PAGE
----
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Updated: Aug 10, 2021

which protein powder should I choose?
So, Which Protein Powder?

We can’t tell if there is a Protein powder better than the other one because interact with many factors. Those factors are defined by age, body shape, food intolerance, restrictions and goals to achieve. For this reason, we will classify the most common Protein Powders in the market and tell you the Pros and Cons.

A professional sports nutritionist would need to ask the person who intended to take the protein powder to answer a few questions.

Firstly, understand which one is the main goal: gain weight or weight loss?

Do you have any allergies or food intolerance?

Do you have any food restrictions such as being vegan or vegetarian?

On which occasion do you need to take the protein powder? Is it a meal replacement, after training, or before bed?

Those questions are crucial to ensure the protein powder match their exigencies.

In the base of the sources, we can recognize 4 types of Protein Powders:

  • Whey Protein and Casein (Milk)

  • Collagen Protein Powder (Cattle, fish, and/or pigs)

  • Egg Protein

  • Vegan Protein (beans, brown rice, chia seeds, and other vegetables)

Let’s first analyze the most common:

Whey Protein Powder

Protein extracted from cow's milk is the cheapest protein powder available in the market and is also considered the best-tasting protein.

Many people heard about the following four types of milk protein powders and might have asked, which one should I use? What’s the difference?

  • Whey protein isolated (WPI),

  • Whey protein hydrolyzed (WPH),

  • Whey protein concentrated (WPC),

  • Casein.

Casein protein powder

Casein Protein powder comes out from the first milk extraction” filtration”, for that analysis casein powder has a higher level of fats and lactose “milk sugars” compared to the other milk protein powders.

The fat and lactose present in the composition slow down the rate of absorption, breaking down the protein to amino acids to the bloodstream slowly. This process provides amino acids that feed the muscle cells steadily. The result is it will keep you full for up to eight hours.

This powder is recommended to take before bed to feed the muscle during the night or as custard dessert after meals to work as an appetite suppressant. Not recommended for people with lactose issues.

Whey protein concentrate (WPC)

WPC is the next filtration of the milk after the casein protein, therefore less lactose and fats and higher in protein compared to casein powder. Fewer compounds mean a faster rate of absorption, up to three hours. The fast absorption makes this powder great for between meals and also ideal for beginners of physical training. It is less pricey and tastier than the other whey powders. Keep in mind that WPC powders still have some lactose in their composition.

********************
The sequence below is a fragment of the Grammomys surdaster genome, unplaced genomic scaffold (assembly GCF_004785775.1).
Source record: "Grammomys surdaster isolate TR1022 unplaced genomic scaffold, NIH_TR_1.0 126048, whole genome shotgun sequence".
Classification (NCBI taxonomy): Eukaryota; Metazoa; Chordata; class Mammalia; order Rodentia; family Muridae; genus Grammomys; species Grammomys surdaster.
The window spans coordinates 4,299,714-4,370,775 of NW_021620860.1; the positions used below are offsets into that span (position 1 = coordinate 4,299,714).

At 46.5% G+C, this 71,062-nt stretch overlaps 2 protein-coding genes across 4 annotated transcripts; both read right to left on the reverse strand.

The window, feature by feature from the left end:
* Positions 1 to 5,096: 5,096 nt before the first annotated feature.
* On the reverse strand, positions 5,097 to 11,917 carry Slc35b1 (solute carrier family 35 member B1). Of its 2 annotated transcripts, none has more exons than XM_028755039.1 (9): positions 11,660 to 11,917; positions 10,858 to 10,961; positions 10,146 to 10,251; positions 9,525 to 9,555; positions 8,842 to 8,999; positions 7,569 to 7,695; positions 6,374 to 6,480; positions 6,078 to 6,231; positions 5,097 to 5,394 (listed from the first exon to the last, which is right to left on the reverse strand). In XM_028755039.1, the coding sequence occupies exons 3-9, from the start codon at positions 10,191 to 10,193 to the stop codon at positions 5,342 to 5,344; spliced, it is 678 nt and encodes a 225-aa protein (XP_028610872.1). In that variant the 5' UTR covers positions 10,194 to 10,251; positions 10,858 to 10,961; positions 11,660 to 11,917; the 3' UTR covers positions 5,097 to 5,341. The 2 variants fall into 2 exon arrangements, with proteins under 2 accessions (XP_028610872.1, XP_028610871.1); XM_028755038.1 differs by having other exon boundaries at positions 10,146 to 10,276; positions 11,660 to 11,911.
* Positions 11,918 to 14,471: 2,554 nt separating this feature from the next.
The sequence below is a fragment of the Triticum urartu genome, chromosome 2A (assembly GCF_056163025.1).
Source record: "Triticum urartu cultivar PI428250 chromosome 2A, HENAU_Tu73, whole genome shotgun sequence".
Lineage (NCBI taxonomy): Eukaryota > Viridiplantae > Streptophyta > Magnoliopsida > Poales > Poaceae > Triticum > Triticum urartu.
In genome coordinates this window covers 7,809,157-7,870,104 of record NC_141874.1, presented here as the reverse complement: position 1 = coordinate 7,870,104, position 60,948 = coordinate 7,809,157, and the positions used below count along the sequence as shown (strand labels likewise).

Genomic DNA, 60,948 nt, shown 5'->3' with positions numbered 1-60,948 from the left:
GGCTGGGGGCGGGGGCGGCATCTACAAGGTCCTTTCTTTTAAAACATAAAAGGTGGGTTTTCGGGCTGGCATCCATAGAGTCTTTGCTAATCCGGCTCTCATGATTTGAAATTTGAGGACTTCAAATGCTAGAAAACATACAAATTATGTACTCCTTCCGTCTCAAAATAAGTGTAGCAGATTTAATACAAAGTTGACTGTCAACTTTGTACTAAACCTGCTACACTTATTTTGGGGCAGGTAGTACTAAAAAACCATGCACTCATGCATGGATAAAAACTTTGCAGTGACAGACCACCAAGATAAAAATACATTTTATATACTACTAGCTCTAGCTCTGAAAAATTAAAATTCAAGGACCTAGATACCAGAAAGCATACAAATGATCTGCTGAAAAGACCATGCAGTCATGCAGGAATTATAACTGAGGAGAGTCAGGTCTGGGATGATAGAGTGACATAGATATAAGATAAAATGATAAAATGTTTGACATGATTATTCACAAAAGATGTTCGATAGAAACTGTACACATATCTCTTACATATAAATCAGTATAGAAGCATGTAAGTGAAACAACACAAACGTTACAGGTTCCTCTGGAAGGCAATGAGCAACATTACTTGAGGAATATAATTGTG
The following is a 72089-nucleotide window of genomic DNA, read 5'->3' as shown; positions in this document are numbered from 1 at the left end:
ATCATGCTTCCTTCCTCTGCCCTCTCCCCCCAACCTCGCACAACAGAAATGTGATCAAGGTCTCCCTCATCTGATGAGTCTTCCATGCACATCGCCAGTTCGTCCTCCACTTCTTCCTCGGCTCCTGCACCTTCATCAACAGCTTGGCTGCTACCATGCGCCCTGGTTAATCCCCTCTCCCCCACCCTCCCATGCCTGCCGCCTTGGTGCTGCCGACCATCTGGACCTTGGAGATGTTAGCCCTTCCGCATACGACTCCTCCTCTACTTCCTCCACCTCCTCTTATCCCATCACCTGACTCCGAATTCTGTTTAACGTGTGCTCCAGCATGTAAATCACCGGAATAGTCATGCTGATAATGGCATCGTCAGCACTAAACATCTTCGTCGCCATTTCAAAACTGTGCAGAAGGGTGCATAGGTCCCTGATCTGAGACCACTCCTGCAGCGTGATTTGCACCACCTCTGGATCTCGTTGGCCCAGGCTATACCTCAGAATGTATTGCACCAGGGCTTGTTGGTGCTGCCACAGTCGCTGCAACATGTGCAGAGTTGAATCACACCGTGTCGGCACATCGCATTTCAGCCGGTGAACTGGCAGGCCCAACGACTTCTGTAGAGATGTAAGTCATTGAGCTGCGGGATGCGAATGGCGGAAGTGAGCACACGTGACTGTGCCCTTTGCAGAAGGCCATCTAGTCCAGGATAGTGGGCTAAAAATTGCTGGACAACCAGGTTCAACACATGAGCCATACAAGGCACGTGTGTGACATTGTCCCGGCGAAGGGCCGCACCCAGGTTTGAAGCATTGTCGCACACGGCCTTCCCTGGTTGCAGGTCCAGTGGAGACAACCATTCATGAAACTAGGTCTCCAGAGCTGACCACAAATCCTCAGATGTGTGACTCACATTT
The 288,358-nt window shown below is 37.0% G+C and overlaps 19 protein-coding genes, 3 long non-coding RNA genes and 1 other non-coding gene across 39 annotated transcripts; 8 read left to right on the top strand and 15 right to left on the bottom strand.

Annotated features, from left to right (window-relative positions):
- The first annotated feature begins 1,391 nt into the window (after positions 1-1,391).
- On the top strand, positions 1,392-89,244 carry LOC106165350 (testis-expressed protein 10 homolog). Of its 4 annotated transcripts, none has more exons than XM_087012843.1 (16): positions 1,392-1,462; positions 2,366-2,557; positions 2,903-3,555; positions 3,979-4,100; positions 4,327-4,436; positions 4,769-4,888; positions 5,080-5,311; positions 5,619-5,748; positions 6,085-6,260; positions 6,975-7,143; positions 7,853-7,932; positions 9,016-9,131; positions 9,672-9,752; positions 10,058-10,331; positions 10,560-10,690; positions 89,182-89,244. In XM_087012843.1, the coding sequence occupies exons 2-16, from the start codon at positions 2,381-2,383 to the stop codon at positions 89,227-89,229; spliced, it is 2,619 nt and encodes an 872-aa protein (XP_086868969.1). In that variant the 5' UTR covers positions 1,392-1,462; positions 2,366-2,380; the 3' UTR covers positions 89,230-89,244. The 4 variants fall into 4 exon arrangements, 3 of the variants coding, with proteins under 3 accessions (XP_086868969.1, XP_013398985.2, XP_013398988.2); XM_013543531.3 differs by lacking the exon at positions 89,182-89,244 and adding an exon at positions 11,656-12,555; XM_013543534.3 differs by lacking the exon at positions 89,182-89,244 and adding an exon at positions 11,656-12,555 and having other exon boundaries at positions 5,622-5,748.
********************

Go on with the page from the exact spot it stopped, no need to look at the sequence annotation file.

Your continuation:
Whey protein isolated (WPI)

WPI is the next filtration or isolation after the concentrate powders. Therefore, it presents a higher level of protein and a low level of lactose and fats. This means a really fast absorption which takes around one hour. Those factors make this product an excellent protein powder for after training and for someone that has lactose sensibility. Not recommended between meals or meal replacements.

Whey protein Hydrolyse (WPH)

WPH uses a system of filtration called hydrolyses, basically using “ion” magnetics forces to separate milk from whey. This new technology is more expensive which explains the higher price. WPH composition is high in protein and it is extremely low in lactose and fats, because of this simple composition, the hydrolyzed protein powder has a faster rate of absorption, up to one hour.

This protein is recommended for people with lactose issues and for top elite athletes where every gram of carbohydrate and fat on the diet makes a difference in performance.

Collagen Protein Powder

Dosing Protein powder

Collagen protein powder is increasing in popularity as it has been related to improving skin, nails, hair, joints, and ligaments. Currently, on the market, it is usually extracted from cattle, fish, and pigs.

It is a great choice for those that have lactose issues. Exceptionally low in carbohydrates and fats, almost close to nothing. Thus, fast absorption, similar to WPH.

There are some vegan collagens options available in the market, however, there is not much research on its benefits.

Egg protein powder

Egg protein powder or also called albumen protein, is a great sauce of protein, however not available in the Australian market due to the low shelf life. Consumers rate this product without a great flavour.

In contrast, the main users are top elite athletes and people with lactose issues, which the taste is not a priority.

Vegan protein

Vegan proteins are extracted from vegetables, without any presence of animal derivatives and this formula is mostly for people that follow a vegan or vegetarian diet.

Research is showing vegetables are low in amino acids to ensure that the product has all the essential nutrients, it can’t be from a single source however from a mix of vegan proteins such as chia, brown rice, pea, soy, and others.

Recommended for people that follow a vegan diet where the amount of protein intake can be compromised and also for people that have lactose issues.

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